About two years ago I started my post-doc at the MPC UCL Centre for computational psychiatry and ageing research in London and I became interested in a fascinating multi-disciplinary topic called reinforcement learning (RL). Research in RL addresses the different ways in which organisms adapt to environments wherein actions provide rewards and/or punishments. My main interest is to understand how individuals learn to adapt behavior efficiently in such environments.
One influential theory suggests that such behavioral adaptation relies on separate contributions from two systems or processes. The first, a so-called model-free system, simply registers how rewarding (or punishing) each action has been in the past. Accordingly, individuals learn by trial and error which actions are more and which are less rewarding and, when faced with a decision situation, an individual tends to choose from the most successful past actions (not taking into account whether the conditions that made the action successful in the past still prevail). The second, named a model-based system, maintains an elaborate model of the world which represents information about the consequences of one’s actions and how these consequences are associated with rewards. This allows an individual to simulate the outcomes of alternative actions and to identify good action-plans.
How do the separate system contributions combine to determine one’s behavior? Often the situation is relatively simple because the systems agree on their action-recommendations. But sometimes they conflict! Imagine, for example, that you are driving home after work, when you hear in a traffic report that the road which you usually take is blocked (due to an accident). When you reach the turn to that road, your model-free system will still advice in favor of taking it, because this action was successful in the past. This system can’t incorporate the road-blockage information in its calculations because its evaluation are affected by past rewards alone. Your model-based system, on the other hand, will realize that this action is currently futile. It can thus design an alternative, more efficient, plan. In such conflict situations the two system will compete over which system dictates your action.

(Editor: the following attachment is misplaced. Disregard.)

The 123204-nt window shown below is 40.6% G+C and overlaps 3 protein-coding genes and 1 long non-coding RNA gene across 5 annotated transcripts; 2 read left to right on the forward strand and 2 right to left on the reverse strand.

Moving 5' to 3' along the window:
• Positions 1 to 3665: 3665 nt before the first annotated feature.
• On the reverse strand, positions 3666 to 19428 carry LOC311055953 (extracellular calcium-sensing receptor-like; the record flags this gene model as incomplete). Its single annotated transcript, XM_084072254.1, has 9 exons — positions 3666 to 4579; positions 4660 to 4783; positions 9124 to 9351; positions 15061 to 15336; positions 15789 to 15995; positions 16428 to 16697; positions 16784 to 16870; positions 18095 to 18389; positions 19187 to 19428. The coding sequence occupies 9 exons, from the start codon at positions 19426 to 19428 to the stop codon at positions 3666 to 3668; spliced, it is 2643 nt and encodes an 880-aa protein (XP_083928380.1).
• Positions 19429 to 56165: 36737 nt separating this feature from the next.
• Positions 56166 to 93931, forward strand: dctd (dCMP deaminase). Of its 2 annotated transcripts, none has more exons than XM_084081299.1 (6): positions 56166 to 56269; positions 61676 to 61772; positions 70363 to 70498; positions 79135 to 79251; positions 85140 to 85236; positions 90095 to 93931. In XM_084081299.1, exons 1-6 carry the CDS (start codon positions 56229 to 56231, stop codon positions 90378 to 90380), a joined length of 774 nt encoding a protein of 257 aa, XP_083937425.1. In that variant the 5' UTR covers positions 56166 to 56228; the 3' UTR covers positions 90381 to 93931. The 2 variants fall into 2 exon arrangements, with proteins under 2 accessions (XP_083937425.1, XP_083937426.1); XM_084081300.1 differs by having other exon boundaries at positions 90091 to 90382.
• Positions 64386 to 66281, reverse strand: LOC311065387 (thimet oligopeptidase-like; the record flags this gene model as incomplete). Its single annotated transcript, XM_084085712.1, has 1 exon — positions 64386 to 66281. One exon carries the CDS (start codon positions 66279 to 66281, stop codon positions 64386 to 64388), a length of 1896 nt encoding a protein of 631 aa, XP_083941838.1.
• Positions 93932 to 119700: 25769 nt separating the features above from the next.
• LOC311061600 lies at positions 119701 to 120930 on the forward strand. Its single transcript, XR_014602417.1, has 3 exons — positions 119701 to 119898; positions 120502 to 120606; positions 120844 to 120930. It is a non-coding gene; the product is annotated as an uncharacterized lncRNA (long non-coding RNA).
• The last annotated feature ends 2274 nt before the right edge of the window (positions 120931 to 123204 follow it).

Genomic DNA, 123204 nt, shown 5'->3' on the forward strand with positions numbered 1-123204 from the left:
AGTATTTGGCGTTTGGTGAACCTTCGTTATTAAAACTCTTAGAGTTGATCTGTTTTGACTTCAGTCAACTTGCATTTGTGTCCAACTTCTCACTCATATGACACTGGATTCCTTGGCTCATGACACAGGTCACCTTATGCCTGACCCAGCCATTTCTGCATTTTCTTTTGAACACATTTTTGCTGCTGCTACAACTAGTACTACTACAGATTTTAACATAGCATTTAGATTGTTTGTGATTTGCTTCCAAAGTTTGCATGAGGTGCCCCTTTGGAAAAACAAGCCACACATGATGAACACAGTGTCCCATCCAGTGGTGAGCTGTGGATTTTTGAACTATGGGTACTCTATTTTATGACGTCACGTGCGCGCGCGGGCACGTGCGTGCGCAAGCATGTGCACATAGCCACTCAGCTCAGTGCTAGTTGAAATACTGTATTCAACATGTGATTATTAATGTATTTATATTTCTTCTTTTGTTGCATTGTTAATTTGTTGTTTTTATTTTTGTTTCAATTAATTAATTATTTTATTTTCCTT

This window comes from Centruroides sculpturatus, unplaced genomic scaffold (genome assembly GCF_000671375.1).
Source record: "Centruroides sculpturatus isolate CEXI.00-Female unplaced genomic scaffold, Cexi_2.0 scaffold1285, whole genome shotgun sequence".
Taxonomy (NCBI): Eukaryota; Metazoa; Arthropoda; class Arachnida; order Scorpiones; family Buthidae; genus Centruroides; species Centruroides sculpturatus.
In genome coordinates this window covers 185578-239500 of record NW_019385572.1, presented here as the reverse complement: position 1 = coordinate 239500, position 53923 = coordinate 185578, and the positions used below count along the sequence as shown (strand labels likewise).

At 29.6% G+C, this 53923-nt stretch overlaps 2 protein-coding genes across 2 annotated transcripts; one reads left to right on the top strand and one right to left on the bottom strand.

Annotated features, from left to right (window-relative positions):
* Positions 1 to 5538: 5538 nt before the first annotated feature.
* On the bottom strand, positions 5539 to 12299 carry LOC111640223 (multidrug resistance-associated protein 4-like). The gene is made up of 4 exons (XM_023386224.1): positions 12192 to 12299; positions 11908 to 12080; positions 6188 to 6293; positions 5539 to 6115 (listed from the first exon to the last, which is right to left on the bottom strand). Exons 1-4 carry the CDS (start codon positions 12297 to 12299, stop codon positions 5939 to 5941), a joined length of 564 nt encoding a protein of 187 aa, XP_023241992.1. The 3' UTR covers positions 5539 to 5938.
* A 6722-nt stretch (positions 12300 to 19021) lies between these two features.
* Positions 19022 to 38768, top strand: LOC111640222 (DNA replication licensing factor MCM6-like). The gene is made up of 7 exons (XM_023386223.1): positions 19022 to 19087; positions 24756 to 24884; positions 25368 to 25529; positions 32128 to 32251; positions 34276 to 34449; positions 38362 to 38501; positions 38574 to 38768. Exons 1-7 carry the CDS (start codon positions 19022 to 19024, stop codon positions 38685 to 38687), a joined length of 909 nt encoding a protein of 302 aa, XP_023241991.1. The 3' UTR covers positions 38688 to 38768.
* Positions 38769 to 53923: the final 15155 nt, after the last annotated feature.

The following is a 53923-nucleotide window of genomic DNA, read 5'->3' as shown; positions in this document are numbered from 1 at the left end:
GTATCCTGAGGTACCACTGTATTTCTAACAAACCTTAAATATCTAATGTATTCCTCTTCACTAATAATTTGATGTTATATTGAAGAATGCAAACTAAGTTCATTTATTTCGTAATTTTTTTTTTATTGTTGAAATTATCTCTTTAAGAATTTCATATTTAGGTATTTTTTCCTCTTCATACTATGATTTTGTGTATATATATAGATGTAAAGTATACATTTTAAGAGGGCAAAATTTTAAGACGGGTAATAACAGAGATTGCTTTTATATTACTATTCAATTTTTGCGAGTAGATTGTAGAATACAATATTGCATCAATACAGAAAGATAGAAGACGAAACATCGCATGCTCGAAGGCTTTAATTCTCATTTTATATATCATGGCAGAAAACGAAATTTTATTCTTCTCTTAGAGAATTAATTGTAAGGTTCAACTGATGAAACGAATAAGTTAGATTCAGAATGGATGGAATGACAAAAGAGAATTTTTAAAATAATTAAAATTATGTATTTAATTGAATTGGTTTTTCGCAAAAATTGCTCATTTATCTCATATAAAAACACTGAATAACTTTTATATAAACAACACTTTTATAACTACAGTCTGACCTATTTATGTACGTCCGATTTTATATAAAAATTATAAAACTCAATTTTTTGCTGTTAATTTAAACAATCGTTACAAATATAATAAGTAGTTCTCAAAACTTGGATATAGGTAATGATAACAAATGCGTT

Dual-system RL theories, therefore, stress a temporal orientation distinction between the two systems. Whereas the model-free system is retrospective in that its (action) value estimates are rooted in the past, the model-based system is prospective, caring only about future outcome consequences. This division puzzled me quite a bit. It occurred to me that in both scientific research and real life, we rely on our theories and models not only to prospectively predict and plan the future, but also to retrospectively explain, interpret and infer the past. This principle underlies a myriad of phenomena such as the study of History, psycho-dynamic therapy and any attempt to understand why a friend behaved unkindly to us. Guided by this intuition, Mehdi Keramati, Peter Dayan, Ray Dolan and yours truly (@) set out to demonstrate that retrospective model-based inference plays an important role in reinforcement learning.
The first challenge that we faced was identifying under which conditions it could be helpful to use a model to infer one’s past. We hypothesized that retrospective inference is instrumental in choice situations which entail state uncertainty. In many real-life situations the “state of the environment” is not fully known in the sense that one doesn’t have full access to information that could in principle affect one’s choice of actions. In such cases, if an action is rewarded, an individual has uncertainty with respect to when (i.e., in which states) exactly the action is beneficial. In other words, the individual does not know the state to which the credit that was earned from the action should be assigned. This limits the usefulness of the information that this action was rewarding for making future choices. Sometimes, however, the individual receives later information that allows it to retrospectively infer the state of the world that was operative when the action was taken. This inference can direct credit-assignment toward the relevant state.